Yesterday (well Monday night) I had written about the opportunity to buy “Hamilton” tickets at face value if you were an AMEX Platinum card member. I could NOT sleep on Monday night. I kept twisting and turning and having dreams about, not the show, but the actual ticket purchases. I seriously dreamed that I had bought 4 tickets for Valentine’s Day and was so happy… until I woke up. I think the last time I was that restless was when Kaskade tickets went on sale, and those for sure were 10X harder to buy. I kept thinking about how many tickets would be on sale… should I buy the max… which day should I buy… so lots of questions that I’ll go over today.
Disclaimer – I am an amateur ticket reseller; meaning I’ve sold some before, but I’m certainly no expert and learning as I go. I think I have some readers who are pros at this and could probably provide more information, so if you are one of those people, please comment and I’ll update this post.
How to find American Express Exclusive tickets
AMEX should email out tickets, but if not, you can visit this link -> http://www.ticketmaster.com/americanexpress
Lesson #1 – AMEX moving to unique codes for future events
When I was talking to AMEX concierge, the lady told me that unique codes were new for this event. She mentioned that in the past, the codes were public (usually the telephone number on back of card) and you didn’t even have to pay with your AMEX. FACEPALM! So, I think in the future, we’ll be seeing more unique codes for events. She also told me that the emails were randomly sent out, so you’ll sorta have to keep an eye out for hot ticket items like this if you don’t get an email.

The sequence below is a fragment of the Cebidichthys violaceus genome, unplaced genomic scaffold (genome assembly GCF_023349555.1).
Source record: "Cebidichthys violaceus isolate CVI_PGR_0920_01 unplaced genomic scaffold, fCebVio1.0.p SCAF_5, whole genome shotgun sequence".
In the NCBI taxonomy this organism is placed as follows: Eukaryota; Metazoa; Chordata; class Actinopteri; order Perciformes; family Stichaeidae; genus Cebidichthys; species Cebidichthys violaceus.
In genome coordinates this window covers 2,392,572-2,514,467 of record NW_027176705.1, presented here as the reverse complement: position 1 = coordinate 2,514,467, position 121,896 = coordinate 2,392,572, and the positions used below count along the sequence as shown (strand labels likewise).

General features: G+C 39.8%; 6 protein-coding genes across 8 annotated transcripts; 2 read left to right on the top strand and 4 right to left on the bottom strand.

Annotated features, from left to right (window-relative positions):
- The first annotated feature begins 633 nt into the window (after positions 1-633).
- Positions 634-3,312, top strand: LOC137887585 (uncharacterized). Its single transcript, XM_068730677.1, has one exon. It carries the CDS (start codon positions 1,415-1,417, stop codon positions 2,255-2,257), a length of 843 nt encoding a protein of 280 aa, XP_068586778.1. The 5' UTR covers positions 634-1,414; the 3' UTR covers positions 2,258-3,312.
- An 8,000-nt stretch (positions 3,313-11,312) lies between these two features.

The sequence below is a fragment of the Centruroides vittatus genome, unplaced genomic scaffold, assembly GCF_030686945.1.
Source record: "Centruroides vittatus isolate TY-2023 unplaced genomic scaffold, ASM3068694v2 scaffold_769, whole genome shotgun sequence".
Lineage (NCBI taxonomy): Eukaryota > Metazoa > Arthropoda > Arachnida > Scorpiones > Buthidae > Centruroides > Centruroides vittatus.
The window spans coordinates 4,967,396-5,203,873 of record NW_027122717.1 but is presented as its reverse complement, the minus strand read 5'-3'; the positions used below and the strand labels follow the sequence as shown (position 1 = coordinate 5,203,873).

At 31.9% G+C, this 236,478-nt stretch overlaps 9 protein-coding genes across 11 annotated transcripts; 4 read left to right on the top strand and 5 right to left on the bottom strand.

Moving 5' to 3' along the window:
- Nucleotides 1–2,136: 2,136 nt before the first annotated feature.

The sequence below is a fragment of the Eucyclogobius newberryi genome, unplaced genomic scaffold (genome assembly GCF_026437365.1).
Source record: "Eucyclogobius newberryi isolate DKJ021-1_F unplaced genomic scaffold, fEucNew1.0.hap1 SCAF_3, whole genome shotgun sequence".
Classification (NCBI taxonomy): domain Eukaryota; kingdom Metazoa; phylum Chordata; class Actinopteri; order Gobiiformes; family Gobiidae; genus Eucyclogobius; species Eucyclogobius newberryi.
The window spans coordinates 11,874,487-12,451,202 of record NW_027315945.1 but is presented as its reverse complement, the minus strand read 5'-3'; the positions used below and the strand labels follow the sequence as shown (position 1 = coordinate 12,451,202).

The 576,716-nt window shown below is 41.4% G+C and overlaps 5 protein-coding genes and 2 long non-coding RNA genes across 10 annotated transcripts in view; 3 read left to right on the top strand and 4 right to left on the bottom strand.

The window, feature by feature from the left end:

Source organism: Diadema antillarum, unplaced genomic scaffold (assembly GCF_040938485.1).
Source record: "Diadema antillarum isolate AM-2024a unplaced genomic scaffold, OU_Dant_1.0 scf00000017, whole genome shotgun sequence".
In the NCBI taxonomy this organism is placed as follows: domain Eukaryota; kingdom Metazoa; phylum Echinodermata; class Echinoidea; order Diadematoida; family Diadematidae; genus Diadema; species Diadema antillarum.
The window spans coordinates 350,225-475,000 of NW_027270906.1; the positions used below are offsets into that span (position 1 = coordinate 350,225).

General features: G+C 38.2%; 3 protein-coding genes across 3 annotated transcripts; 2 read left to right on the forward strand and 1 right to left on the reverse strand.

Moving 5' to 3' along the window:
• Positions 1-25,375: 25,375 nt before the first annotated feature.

Lesson #2 – Apparently there is a backdoor number to AMEX concierge
A group of resellers and I were trying to solve the problem – how do we get these unique codes from AMEX? If you didn’t get the email, the only way was to call AMEX concierge. Some people were already on hold for upwards of 1 hour (and this was at 7PM PST) and eventually hit 3 hours by 10PM. We were about to give up until one reader found a secret phone number. When he called, it mentioned “Centurion Concierge,” and a rep picked up within 30 seconds. He only gave his Platinum number and it was fine. Apparently this phone number (not on Google search) is either the actual black Centurion concierge line or it lets you skip the queue. Others were able to call it and everyone got a rep immediately. Sorry, I can not give out this number.
Lesson #3 – Was the limit 4 or 6 or 8 if you had 2 cards
Before the event, it was a bit confusing. We knew 2 things – that there was a limit of 4 per code/card. You could also buy 2 more after the exclusive presale for a total of 6, which was the Ticketmaster limit. However, if you had 2 cards, could you buy 8? The jury is still out on this one, but to play it safe, I’d recommend you use different Ticketmaster accounts per code/card. It also seems like you didn’t actually have to pay with your Plat card (although not paying with it may lead to a very small chance your tickets get cancelled down the road.)